The down payment is money that you contribute when you purchase the home, with the remainder of the purchase price coming from your mortgage. Your down payment also represents your homeowners equity immediately after your home purchase closes. Borrowers frequently ask what size down payment they need to buy a home as saving money for a down payment can be challenging. The short answer to this question is that there is no short answer. The down payment you are required to make depends on the lender, mortgage program and several other factors.
If you are looking to obtain the best loan terms including the lowest mortgage rate and closing costs, most lenders require you to make a down payment of at least 20% although that figure may be as low as 10% for certain lenders. If you want to avoid paying private mortgage insurance (PMI), which is an extra monthly cost, then you usually need to put down at least 20% of the purchase price.
Your required down payment is directly related to the maximum loan-to-value (LTV) ratio used by the lender and mortgage program you choose. Lenders have guidelines that specify how much money they are willing to lend you compared to the value of the property. The LTV ratio effectively caps your loan amount which means you need to come up with the remaining funds to buy the home, which is your down payment.
For example, if the maximum LTV ratio for your lender and loan program is 80% and you want to buy a home for $100,000, then you are required to make a down payment of $20,000, or 20% of the purchase price, and obtain a mortgage for $80,000 for the remaining 80% of the purchase price. If the maximum LTV ratio is 95% instead of 80%, then you are required to make a down payment of only $5,000, or 5%. With certain mortgage programs you are not required to make any down payment, which means your LTV ratio is 100%.
The example below shows the down payment required to purchase a $475,000 house with a 20% down payment, which implies an LTV ratio of 80%. The example outlines estimated mortgage closing costs, which typically run 1.0% to 2.0% of the purchase price. The down payment ($95,000) plus estimated closing costs ($8,000) equals the total amount of money required ($103,000) upfront to purchase the property. The example also shows the recommended savings you should keep in reserve at closing -- $9,200, which represents four months of total monthly housing expense -- although many lenders and mortgage programs do not require that you hold reserves. This example is based on a specific property purchase price and LTV ratio. Applying a higher LTV ratio or buying a less expensive home reduces the down payment you are required to make.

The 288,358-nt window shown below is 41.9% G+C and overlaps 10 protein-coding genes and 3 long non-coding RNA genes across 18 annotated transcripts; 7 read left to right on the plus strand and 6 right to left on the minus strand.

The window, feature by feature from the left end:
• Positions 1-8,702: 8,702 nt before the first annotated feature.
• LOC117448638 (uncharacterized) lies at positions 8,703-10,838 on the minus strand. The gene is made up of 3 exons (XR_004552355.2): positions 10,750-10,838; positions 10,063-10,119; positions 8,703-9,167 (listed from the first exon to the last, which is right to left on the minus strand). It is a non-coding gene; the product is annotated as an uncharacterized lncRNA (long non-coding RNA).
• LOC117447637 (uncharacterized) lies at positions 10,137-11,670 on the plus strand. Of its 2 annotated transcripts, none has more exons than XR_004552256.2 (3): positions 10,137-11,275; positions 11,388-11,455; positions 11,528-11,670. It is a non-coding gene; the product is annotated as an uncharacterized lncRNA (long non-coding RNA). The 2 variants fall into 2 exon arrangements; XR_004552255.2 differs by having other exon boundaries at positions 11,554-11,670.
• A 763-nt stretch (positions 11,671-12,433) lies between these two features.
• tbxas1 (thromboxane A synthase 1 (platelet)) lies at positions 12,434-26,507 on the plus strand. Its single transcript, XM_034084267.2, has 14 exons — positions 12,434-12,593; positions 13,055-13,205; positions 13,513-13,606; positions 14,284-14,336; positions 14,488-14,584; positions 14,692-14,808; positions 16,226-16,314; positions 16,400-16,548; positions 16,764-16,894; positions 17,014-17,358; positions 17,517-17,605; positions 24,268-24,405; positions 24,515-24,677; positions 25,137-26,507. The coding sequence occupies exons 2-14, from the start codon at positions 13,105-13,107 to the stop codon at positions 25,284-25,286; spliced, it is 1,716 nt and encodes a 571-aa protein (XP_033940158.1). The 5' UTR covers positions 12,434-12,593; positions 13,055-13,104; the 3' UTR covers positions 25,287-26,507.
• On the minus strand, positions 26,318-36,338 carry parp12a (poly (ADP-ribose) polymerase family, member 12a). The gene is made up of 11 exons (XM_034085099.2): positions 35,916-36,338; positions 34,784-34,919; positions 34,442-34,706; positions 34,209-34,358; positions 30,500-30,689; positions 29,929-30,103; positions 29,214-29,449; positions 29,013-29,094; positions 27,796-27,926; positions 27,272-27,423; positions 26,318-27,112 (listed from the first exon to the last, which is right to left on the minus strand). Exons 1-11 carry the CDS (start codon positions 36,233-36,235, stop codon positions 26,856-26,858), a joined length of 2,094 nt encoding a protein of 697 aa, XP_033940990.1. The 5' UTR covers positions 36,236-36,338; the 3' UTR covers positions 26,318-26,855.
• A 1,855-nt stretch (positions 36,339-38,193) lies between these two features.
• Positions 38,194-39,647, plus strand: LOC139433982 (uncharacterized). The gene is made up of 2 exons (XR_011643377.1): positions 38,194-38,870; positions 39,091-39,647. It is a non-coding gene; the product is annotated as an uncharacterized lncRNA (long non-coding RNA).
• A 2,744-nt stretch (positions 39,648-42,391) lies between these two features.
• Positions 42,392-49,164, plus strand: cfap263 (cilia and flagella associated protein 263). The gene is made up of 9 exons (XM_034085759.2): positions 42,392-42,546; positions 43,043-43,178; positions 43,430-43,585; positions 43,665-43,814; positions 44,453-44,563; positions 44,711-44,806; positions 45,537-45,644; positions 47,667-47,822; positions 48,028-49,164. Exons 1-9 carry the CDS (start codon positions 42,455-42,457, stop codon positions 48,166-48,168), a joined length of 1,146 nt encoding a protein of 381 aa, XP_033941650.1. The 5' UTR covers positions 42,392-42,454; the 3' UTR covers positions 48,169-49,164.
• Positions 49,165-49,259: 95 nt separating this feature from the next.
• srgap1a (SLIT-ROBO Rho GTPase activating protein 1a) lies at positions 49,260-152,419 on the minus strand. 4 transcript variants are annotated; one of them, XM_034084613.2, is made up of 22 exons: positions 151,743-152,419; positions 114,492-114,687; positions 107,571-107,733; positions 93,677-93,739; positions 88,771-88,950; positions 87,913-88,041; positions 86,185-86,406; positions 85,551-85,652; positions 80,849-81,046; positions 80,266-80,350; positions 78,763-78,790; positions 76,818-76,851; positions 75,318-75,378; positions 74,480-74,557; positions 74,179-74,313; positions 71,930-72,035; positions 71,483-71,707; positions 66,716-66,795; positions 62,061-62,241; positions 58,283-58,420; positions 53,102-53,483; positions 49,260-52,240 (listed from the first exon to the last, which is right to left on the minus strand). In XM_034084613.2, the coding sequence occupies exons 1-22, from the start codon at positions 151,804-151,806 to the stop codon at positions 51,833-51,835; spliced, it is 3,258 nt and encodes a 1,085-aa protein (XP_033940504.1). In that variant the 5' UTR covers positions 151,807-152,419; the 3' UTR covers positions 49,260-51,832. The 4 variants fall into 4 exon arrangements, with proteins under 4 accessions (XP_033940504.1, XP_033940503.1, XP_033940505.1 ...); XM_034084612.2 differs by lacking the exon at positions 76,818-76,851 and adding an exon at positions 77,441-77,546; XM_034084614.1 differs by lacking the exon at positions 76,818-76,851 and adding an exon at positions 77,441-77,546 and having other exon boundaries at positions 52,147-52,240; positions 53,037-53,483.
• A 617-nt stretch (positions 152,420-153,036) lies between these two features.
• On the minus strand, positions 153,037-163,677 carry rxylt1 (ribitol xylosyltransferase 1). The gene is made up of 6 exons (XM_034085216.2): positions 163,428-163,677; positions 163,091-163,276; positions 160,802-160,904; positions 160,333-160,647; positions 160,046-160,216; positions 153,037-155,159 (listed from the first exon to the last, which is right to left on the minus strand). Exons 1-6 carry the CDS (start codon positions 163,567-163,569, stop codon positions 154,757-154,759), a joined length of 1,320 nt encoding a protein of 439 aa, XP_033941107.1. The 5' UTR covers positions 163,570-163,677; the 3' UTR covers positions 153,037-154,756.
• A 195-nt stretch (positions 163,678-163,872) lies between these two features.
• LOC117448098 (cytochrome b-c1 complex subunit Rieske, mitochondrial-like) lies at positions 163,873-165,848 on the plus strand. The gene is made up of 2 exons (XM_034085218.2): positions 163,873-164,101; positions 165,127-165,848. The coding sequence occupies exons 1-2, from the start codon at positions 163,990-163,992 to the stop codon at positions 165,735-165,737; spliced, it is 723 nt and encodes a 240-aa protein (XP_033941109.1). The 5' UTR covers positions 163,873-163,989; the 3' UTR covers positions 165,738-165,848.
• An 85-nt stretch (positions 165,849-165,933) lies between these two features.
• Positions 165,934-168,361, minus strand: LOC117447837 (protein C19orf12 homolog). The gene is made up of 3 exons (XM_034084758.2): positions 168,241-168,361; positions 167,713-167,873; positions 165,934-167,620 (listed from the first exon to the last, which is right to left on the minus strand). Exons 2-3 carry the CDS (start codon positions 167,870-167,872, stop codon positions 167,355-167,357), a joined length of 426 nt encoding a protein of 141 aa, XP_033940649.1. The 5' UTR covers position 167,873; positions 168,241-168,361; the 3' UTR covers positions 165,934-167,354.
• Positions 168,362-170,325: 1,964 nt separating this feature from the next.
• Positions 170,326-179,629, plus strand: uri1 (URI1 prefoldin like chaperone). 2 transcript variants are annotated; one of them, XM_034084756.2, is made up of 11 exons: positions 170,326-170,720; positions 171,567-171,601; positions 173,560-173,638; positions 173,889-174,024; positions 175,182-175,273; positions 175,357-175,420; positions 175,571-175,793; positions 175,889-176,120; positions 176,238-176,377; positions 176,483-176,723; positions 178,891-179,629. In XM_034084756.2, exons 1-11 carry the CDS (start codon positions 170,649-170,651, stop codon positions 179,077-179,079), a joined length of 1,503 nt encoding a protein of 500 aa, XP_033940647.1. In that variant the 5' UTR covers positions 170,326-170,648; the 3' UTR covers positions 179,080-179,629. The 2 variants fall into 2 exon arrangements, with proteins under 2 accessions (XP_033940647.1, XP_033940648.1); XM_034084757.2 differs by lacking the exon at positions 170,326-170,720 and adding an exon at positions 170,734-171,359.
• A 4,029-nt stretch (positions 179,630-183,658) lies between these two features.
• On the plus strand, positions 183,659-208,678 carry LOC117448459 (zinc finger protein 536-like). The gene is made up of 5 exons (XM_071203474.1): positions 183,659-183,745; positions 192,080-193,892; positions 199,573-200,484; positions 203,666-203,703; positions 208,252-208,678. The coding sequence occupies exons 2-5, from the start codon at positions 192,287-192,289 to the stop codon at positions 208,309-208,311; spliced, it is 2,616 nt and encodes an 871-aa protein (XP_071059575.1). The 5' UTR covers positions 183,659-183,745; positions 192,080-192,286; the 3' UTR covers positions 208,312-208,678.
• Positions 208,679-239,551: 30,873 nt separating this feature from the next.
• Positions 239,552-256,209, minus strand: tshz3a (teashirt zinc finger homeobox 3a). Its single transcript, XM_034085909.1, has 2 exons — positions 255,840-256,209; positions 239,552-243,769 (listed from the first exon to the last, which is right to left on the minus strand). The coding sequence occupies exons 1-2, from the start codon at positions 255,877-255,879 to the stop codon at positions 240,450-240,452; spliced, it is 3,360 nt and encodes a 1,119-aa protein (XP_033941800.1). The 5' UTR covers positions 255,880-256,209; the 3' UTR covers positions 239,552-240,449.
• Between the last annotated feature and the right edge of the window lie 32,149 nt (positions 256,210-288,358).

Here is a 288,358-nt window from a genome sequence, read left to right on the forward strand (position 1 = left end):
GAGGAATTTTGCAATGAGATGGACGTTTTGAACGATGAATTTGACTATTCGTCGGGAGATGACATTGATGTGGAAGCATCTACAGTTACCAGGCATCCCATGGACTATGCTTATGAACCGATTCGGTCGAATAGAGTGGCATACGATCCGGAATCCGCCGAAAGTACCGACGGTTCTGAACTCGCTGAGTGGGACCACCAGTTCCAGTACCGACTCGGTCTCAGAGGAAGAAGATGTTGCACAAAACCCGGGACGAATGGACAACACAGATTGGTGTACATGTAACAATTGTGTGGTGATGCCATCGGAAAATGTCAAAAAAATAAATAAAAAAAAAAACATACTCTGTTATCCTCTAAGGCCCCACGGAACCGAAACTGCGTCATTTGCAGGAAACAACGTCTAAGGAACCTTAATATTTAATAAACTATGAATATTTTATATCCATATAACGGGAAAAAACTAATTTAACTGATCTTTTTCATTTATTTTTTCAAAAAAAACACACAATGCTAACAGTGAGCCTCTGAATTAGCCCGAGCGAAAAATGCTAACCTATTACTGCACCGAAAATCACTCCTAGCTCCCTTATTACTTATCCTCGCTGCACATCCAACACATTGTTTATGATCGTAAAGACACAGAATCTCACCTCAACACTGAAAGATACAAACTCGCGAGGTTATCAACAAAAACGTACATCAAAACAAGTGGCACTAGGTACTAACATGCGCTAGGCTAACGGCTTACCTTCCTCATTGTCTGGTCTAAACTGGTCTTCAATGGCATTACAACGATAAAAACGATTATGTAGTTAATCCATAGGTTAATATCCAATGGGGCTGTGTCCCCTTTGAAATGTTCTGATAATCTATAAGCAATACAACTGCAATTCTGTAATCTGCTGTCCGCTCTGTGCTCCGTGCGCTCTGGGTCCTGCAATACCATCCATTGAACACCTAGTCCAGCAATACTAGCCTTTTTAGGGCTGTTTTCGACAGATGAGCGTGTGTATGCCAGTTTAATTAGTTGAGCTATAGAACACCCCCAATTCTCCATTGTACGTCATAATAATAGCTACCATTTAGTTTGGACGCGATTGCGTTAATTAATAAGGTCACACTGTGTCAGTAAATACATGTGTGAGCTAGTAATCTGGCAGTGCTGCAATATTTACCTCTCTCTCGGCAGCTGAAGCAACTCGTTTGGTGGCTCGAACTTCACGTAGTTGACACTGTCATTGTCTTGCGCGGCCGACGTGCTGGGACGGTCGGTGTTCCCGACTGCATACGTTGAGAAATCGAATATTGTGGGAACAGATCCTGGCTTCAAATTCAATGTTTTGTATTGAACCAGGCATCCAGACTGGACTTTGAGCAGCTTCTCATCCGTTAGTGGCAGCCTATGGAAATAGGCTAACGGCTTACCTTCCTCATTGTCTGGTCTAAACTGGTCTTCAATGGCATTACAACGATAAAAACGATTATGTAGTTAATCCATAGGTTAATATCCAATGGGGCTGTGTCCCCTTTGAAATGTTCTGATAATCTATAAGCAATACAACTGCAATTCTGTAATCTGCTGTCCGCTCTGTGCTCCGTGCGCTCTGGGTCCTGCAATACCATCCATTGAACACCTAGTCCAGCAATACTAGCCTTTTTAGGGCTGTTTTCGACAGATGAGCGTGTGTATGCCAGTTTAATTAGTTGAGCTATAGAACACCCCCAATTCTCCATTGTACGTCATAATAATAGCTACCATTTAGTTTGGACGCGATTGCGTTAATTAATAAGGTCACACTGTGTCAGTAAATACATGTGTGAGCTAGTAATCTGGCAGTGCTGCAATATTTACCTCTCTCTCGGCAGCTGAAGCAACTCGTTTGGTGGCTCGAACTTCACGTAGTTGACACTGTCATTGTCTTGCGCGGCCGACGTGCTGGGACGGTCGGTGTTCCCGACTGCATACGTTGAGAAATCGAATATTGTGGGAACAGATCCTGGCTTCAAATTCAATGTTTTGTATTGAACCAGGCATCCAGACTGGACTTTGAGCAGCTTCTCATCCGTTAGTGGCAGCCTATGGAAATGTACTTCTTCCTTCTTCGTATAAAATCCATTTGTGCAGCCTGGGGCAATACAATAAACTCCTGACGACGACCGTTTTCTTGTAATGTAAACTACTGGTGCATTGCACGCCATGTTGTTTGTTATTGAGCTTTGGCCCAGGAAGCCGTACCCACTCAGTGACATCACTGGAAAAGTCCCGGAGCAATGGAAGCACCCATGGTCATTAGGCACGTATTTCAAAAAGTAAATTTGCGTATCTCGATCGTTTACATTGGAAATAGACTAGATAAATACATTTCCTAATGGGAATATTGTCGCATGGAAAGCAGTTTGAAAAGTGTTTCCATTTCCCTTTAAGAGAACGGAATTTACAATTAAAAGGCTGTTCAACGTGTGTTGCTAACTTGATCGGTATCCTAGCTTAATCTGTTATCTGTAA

20% Down Payment Example
While making a down payment of at least 20% offers several advantages, it is certainly possible to buy a home with a lower down payment or no money down at all -- you just need to find the right mortgage program. As outlined in the table below, there are a range of no or low down payment programs available to qualified applicants. The specific down payment you are required to make depends on the program you choose and in some cases other borrower qualification factors including your credit score. Review the information presented in the table and then click on a program title to learn more.
Use the FREEandCLEAR Lender Directory to search for 25 mortgage programs including many no or low down payment programs.
Please note that most no or low down payment programs require you to pay an upfront and/or ongoing mortgage insurance fee, which are extra costs. For conventional loans, the mortgage insurance is cancellable after your LTV ratio reaches 80% or less, which means your loan balance falls below 80% of your property value. Ongoing mortgage insurance for government-backed loans including the FHA and USDA programs is not cancellable which means you are required to pay the monthly fees for the entirety of your loan. The VA home loan program only requires a one-time funding fee at closing while the NACA program does not required mortgage insurance. We advise you to check with your lender to understand any extra costs associated with a low down payment mortgage program.